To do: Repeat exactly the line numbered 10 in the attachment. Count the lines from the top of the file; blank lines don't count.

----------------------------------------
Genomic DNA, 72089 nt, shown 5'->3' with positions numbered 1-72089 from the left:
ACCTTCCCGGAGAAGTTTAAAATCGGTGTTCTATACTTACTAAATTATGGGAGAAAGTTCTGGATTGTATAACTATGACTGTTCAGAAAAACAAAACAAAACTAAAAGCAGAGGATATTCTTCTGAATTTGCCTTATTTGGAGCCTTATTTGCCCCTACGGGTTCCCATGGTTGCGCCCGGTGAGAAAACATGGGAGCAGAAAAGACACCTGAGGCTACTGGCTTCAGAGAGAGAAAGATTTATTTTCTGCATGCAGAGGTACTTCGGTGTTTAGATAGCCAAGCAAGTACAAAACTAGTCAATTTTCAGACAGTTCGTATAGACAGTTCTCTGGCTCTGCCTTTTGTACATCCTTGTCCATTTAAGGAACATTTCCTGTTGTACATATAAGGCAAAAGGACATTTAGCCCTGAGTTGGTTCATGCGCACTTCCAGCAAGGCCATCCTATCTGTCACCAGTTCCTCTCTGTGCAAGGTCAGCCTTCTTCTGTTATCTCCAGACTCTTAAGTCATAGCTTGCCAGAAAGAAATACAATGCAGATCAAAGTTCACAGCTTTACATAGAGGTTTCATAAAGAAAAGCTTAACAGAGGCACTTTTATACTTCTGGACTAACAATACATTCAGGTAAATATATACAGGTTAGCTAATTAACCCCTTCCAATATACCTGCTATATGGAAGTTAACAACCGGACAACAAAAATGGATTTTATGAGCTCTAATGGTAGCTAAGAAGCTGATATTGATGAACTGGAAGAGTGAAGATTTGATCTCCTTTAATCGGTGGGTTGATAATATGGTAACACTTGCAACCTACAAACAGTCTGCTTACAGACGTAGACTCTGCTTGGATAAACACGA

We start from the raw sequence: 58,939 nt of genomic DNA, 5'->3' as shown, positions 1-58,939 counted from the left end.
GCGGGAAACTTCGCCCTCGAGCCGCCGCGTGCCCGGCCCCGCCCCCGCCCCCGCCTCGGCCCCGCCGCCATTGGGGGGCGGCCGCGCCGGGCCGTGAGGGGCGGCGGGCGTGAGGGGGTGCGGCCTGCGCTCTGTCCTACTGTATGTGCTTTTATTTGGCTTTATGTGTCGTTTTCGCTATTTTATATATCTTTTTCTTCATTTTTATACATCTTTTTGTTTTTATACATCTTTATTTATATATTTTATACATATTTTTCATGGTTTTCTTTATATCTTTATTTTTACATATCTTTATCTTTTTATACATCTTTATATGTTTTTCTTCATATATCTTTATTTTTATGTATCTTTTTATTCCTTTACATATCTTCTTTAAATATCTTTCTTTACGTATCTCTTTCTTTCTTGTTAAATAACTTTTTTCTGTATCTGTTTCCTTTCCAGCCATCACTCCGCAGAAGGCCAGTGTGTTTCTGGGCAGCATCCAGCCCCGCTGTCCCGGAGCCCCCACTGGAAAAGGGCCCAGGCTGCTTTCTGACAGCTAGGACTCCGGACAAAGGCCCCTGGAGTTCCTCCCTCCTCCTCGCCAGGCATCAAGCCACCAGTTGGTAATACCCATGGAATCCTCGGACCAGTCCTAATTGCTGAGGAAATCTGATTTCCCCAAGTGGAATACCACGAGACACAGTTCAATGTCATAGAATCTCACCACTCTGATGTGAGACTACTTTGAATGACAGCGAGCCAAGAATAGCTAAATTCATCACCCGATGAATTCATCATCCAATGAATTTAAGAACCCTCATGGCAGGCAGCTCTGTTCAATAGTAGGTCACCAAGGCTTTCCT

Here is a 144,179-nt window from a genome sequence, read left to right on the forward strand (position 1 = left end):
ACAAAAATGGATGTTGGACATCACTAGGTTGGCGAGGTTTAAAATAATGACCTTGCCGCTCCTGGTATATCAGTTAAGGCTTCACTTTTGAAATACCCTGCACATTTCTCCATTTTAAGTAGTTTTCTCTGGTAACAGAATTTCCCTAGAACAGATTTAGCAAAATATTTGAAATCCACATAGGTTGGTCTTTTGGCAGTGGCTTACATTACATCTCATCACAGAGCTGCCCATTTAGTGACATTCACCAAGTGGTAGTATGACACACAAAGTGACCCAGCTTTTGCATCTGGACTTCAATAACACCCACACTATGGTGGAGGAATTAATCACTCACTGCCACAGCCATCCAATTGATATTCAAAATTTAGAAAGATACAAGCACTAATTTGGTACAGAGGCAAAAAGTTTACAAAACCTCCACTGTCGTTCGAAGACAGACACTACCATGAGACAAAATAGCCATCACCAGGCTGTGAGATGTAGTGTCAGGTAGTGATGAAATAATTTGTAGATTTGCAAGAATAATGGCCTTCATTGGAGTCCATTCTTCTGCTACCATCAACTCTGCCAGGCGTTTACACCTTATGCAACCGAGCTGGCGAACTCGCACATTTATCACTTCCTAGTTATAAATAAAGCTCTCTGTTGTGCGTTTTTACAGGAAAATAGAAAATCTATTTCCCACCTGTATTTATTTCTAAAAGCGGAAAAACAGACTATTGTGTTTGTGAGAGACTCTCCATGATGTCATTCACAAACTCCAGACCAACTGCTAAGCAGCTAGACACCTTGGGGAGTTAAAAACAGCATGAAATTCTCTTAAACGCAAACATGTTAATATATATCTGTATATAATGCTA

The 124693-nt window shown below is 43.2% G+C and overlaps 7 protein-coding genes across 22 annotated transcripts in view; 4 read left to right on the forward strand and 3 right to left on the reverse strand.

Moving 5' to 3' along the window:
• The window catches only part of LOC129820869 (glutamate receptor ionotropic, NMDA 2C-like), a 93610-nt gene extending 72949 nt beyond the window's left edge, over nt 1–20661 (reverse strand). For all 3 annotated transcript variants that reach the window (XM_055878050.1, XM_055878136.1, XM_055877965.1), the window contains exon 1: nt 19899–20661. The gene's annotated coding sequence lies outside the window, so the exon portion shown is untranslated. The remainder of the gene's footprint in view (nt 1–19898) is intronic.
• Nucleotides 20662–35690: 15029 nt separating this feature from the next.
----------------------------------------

• Nucleotides 20662–35690: 15029 nt separating this feature from the next.